The way I write these books is to research and gather all the material I can about a period, particularly photographs. In the first book I would sit in the Library of Congress and leaf through picture books of the period. When I would come across a particularly compelling photo, I would take notes on it and later write a scene putting my characters into the picture. This worked well, except all the pictures were in black and white, which drove me nuts. Sure the sky was blue and the grass was green, but what color were the houses? among many other things. So I would write a description, get to the color of the house and just say, to hell with it, the house is yellow. After the book was published I was at a party and there was an old Russian man there who had read the book and liked it. Were there any mistakes, I asked? No, it was fine, he said. Were there any yellow houses there in Russia in those days, I asked, trembling. Oh, yes, he said, there were many yellow houses. Whew.
Have you ever made any goofs in depicting your location or time period? Please share–the more humorous the better (we all have).
I made a mistake in my first book, Time After Time, which still makes me shudder every time I think about it. I have never told anyone what it is, and, thank God, no one has ever caught it, maybe because it is so glaringly obvious. I will go to my grave with that dark secret.
Of the novels you have written set in this location, do you have a favorite book or scene that focuses on the place? Could you quote a short passage or give an example of how the location figures in your novels?
Readers often say this scene is one of their favorites… 1917. Alex is back in the past in Russia. He has no money, no way to live, so he goes to a pawnshop and pawns his father’s pocket watch. The pawnbroker asks him if he has anything else, and Alex realizes he has his trusty Swiss army knife with him.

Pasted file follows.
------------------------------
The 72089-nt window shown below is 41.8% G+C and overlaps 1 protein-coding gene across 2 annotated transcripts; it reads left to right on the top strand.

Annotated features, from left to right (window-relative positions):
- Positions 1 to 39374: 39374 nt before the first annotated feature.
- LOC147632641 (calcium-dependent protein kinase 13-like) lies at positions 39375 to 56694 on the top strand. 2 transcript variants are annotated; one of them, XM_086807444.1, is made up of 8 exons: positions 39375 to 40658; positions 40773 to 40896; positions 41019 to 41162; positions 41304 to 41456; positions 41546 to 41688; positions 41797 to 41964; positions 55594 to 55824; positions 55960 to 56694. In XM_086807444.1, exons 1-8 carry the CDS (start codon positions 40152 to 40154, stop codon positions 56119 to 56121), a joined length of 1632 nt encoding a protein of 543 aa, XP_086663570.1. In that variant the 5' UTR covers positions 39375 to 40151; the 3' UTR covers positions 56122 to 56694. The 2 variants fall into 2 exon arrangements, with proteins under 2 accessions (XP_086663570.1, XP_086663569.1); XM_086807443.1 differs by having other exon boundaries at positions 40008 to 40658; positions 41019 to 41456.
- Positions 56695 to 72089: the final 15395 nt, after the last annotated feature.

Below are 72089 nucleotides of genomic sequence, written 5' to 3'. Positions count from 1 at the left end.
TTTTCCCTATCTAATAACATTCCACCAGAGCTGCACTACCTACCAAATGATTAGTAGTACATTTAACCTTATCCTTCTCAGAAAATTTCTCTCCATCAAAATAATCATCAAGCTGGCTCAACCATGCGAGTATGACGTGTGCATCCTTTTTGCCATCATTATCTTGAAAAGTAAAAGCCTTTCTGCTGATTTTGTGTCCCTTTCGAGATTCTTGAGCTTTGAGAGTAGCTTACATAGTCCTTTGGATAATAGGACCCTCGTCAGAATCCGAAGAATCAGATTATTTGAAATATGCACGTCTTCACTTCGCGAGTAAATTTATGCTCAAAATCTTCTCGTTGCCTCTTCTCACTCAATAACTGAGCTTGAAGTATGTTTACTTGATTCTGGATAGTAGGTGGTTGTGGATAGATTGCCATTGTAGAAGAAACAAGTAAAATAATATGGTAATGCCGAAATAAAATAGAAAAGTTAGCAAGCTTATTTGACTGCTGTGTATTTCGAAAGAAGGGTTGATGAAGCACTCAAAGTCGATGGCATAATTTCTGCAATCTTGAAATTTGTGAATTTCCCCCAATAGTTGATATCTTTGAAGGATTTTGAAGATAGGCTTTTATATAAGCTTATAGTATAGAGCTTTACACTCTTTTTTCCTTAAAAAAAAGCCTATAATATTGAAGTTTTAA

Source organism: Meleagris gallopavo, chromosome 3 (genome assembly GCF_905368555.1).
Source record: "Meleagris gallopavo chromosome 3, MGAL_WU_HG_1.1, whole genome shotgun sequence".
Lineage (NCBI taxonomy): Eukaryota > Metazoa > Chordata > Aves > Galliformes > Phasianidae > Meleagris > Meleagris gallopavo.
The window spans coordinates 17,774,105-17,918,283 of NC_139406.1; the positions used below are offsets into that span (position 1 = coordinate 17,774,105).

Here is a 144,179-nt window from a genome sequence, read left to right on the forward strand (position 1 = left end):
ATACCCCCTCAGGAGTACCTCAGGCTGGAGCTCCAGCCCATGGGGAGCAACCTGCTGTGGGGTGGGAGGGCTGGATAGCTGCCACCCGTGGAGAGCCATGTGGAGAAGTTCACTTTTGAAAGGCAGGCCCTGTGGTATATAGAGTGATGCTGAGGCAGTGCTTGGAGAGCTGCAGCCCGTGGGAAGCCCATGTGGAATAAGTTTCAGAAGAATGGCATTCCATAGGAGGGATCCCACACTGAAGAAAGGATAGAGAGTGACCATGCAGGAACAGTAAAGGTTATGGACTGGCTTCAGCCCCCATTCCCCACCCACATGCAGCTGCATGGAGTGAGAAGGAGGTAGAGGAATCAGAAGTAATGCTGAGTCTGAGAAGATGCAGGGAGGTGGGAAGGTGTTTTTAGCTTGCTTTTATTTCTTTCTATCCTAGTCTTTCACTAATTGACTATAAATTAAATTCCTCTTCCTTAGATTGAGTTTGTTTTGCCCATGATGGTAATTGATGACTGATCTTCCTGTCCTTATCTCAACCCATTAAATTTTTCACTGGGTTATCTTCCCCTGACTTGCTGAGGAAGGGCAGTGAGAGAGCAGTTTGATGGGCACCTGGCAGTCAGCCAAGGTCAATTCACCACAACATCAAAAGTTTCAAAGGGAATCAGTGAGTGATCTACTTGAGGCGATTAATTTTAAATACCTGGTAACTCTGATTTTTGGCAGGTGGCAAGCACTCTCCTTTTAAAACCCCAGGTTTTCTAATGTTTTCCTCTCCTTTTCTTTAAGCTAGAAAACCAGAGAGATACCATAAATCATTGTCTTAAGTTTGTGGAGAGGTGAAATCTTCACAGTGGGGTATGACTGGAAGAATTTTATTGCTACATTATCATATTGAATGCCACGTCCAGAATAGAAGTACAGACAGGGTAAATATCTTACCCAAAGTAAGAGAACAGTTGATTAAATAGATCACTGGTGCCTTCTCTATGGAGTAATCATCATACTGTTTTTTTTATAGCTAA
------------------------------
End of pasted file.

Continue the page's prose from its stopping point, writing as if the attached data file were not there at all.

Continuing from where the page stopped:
…Alex pulled the knife from his pocket and held it out. “Genuine Swiss army knife,” he said, wondering if there even was a Swiss army in 1917. He let the question pass as he felt himself gripped by the goofy scene he was now playing. “Absolutely genuine; I doubt if there is another in all of Russia.” A stab in the dark, but probably very true nonetheless.
The pawnbroker took the knife and turned it in his hand. He looked up at Alex and then back at the knife. Alex took the knife and opened one of the blades, then another. He paused for effect, then opened up the tiny scissors, waited, and with a small flourish, pulled out the ivory toothpick secreted in the handle. The pawnbroker’s eyes widened as he took back the knife.
“Faberge?” he asked, watching Alex closely and at the same time staring at the wonder in his hand.
“L.L. Bean,” Alex said mysteriously. The pawnbroker nodded solemnly.
“Five hundred,” the pawnbroker said. “And call me Levinovitch. ”
Who are your favorite writers, and do you feel that other writers influenced you in your use of the spirit of place in your novels?
I grew up reading everything. My mother simply handed me whatever book she had just finished and I would read it. James Michener, anything that was big and fat we devoured. I still love big fat novels. Let me say, though, before you ask, because everyone always does, that Jack Finney is not one of my favorite writers nor was he an influence. Many people think I am the author of his much beloved time travel book, From Time to Time. Now that we have that out of the way, I would say that the best time travel book ever written is Replay, by Ken Grimwood, who tragically died before completing a promised sequel.
If you could live anywhere, where would it be and why?
Paris in the thirties. The artists were fascinating. I want to sit in a bar and have a drink with Kiki, the whore of Montparnasse.
What’s next for Alex Balfour?
I’m glad you asked. Nothing, unless lots of people go to http://theappelstore.com and buy the existing five books in the series. That must be the most shameless piece of self-promotion ever on Scene of the Crime. The publisher has declined to put out any more of the series because it never reached bestseller status. I’d love to continue the books, but I can’t unless I come up with enough money to tide me over while I write. So to hell with the publisher, we can do this on our own. Here’s the scene, envision it… the evil publisher has poisoned my lead character, Alex Balfour, and he lies dying…
Peter, rising from where Tinker Bell lies dying: “She says—she says she thinks she could get well again if children believed in fairies. Do you believe in fairies? Say quick that you believe! If you believe, clap your hands!”
OK, America, don’t let Alex die. Clap your hands, and say you believe. And buy a few books. Thanks.
Thanks again, Allen for joining us at Scene of the Crime.